In the race for electrification, among the issues is the cooling of electronic components. The challenge is twofold because the weight of the vehicle must also be as low as possible. Currently, the cold plates are made with two half aluminum alloy shells enclosing a curved copper alloy tube. The result is a heavy design with a loss of heat transfer between the half-shells and the tube, with a risk of loss of waterproofing. Thanks to industrial metal 3D printing machines like the FormUp 350, engineers are able to create innovative designs to circumvent previously unavoidable issues. Access the cold plate case study to know more about how additive manufacturing helps companies solve multiple issues in a single part.
OBJECTIVE: Create a cold plate with complex geometry, with a single cooling channel running under the electronic components to cool them.
- Compactness and optimization of fluid circulation
- Internal channel with complex geometry thanks to metal 3D printing.
DIMENSIONS: 210 x 242 x 30 mm
MASS: 794 g
The single cooling channel passes under all the components to cool them
In the race for electrification, among the issues is the cooling of electronic components. The challenge is twofold because the weight of the vehicle must also be as low as possible. Currently, the cold plates are made with two half aluminum alloy shells enclosing a curved copper alloy tube. The result is a heavy design with a loss of heat transfer between the half shells and the tube, with a risk of loss of waterproofing.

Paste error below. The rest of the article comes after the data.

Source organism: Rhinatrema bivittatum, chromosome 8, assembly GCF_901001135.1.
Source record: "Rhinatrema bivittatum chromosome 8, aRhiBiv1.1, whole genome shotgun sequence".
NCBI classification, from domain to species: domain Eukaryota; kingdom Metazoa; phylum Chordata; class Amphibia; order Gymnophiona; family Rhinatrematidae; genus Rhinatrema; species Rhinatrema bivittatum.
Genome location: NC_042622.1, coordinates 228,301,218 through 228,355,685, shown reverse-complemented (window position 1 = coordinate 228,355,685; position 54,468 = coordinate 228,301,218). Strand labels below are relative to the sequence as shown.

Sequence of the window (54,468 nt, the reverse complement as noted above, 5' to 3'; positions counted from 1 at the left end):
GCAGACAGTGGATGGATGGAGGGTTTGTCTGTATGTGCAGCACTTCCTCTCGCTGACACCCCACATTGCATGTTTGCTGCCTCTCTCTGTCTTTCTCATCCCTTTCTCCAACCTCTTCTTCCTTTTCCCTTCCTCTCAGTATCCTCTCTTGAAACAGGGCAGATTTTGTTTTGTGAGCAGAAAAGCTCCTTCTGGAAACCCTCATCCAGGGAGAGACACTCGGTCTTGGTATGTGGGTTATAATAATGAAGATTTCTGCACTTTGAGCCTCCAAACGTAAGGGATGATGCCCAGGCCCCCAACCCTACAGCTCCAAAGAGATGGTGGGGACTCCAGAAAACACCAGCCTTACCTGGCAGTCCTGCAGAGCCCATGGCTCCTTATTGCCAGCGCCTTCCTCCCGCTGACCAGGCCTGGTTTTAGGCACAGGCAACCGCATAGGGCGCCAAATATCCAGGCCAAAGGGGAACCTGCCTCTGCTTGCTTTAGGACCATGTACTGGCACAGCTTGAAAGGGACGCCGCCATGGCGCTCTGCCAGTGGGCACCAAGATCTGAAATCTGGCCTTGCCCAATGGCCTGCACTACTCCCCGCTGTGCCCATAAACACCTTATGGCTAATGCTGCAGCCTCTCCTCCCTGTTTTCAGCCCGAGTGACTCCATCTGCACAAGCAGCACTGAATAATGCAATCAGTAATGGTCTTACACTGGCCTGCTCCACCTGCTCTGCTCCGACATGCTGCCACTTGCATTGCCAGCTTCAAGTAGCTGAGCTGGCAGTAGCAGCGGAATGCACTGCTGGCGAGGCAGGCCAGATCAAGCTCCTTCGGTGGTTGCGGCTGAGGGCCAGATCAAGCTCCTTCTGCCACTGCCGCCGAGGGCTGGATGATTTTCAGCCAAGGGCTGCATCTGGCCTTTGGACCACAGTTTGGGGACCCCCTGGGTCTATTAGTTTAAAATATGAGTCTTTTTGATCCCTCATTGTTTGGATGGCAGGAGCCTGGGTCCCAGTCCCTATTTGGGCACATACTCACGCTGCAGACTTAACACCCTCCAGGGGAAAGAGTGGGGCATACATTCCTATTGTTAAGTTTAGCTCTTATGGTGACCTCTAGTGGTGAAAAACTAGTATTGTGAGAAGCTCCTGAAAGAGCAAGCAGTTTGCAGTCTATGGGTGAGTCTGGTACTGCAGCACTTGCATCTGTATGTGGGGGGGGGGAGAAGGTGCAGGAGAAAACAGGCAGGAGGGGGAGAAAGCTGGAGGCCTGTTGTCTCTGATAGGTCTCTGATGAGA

OUR SOLUTION: METAL 3D PRINTING
Additive manufacturing helps to limit this on-board mass because it is possible to adapt the design by pressing the functional areas thus putting material only where it is needed. The minimum thicknesses attainable are in the order of mm, lower than those obtained in the foundry. It is also possible to create textures and shapes that are difficult to achieve with conventional means allowing a high thermal exchange between fluid and electronic components. The pioneers
in this field are the Formula E teams but this concept of the cold plate can be applied to all industries where mass is a criterion, from urban vehicles to the satellite.
Thanks to 3D metal printing, it is possible to create various types of cooling including perpendicular and radial fins (like caloducs). During production, the structure is self-supported. The orientation of the surfaces reduces the number of supports, which leads to a reduction in the cost and risks associated with the manual recovery of surfaces.
Chemical machining can be used to improve the internal surface condition of the cooling duct and thus the performance of the part.
BENEFITS OF ADDITIVE MANUFACTURING
This cold plate is a relevant application case for PBF (Powder bed fusion) technology. The search for compactness and the optimization of fluid circulation is successful. On this part are printed the indications to simplify the assembly and traceability of the part (serial number, version, etc.)… no laser engraving.
Finally, 3D metal printing allows the designer to unleash his imagination and free himself from the constraints of traditional processes. Also to
focus on the functional aspect that the product must fill, usually accompanied by a minimization of the mass.
The fine particle size of the metal powder used in the FormUp® 350 machine enables thin walls to be printed with a high degree of accuracy and a surface finish conducive to heat exchange.